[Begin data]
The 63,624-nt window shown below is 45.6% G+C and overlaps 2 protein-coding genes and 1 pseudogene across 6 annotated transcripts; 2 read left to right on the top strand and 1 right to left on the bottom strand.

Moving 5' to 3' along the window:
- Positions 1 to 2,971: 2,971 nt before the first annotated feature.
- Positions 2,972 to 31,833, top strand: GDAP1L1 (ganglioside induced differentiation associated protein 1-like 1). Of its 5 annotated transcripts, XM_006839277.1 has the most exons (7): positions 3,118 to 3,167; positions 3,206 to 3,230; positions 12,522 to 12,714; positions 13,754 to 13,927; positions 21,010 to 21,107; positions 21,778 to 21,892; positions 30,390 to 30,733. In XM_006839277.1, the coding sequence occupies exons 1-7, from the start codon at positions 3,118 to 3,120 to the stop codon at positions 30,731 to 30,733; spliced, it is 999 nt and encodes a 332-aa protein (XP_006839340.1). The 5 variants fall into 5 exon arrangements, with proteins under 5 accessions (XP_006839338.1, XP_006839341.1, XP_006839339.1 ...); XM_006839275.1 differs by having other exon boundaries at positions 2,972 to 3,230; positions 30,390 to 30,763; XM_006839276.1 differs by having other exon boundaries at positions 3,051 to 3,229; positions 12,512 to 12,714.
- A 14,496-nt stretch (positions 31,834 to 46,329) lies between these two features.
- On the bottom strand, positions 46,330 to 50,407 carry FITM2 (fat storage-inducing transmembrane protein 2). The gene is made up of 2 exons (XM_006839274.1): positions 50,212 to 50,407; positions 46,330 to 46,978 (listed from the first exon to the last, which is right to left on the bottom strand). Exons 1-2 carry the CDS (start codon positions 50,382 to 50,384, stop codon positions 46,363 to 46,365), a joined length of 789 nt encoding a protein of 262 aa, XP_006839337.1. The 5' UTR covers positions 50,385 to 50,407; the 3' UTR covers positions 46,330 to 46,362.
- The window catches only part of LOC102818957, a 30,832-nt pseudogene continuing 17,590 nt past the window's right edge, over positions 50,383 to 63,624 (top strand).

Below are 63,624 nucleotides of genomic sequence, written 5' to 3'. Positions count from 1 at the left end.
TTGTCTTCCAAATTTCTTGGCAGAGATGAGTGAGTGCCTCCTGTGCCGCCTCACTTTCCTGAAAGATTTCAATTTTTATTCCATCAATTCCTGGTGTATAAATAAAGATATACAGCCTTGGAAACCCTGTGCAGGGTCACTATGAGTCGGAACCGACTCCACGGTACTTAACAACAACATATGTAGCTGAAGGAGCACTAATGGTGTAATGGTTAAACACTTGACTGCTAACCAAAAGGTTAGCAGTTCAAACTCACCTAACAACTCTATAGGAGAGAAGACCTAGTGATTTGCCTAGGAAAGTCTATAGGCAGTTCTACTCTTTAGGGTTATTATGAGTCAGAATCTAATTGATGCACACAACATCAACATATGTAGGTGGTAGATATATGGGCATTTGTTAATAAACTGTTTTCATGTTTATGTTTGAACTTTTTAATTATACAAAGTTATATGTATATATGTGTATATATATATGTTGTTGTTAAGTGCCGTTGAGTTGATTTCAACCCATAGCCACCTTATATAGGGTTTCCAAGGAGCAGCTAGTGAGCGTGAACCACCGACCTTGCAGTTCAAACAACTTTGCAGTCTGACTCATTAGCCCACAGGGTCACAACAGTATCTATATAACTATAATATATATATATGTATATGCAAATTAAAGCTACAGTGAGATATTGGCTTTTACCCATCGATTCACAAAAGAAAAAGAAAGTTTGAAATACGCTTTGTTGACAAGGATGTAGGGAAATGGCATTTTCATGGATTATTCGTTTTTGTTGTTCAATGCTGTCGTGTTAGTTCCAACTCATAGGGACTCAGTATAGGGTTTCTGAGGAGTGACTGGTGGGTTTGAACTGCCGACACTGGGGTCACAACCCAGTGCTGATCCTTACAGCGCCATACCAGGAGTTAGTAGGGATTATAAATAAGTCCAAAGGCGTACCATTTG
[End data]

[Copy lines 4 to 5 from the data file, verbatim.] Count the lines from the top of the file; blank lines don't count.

- Positions 2,972 to 31,833, top strand: GDAP1L1 (ganglioside induced differentiation associated protein 1-like 1). Of its 5 annotated transcripts, XM_006839277.1 has the most exons (7): positions 3,118 to 3,167; positions 3,206 to 3,230; positions 12,522 to 12,714; positions 13,754 to 13,927; positions 21,010 to 21,107; positions 21,778 to 21,892; positions 30,390 to 30,733. In XM_006839277.1, the coding sequence occupies exons 1-7, from the start codon at positions 3,118 to 3,120 to the stop codon at positions 30,731 to 30,733; spliced, it is 999 nt and encodes a 332-aa protein (XP_006839340.1). The 5 variants fall into 5 exon arrangements, with proteins under 5 accessions (XP_006839338.1, XP_006839341.1, XP_006839339.1 ...); XM_006839275.1 differs by having other exon boundaries at positions 2,972 to 3,230; positions 30,390 to 30,763; XM_006839276.1 differs by having other exon boundaries at positions 3,051 to 3,229; positions 12,512 to 12,714.
- A 14,496-nt stretch (positions 31,834 to 46,329) lies between these two features.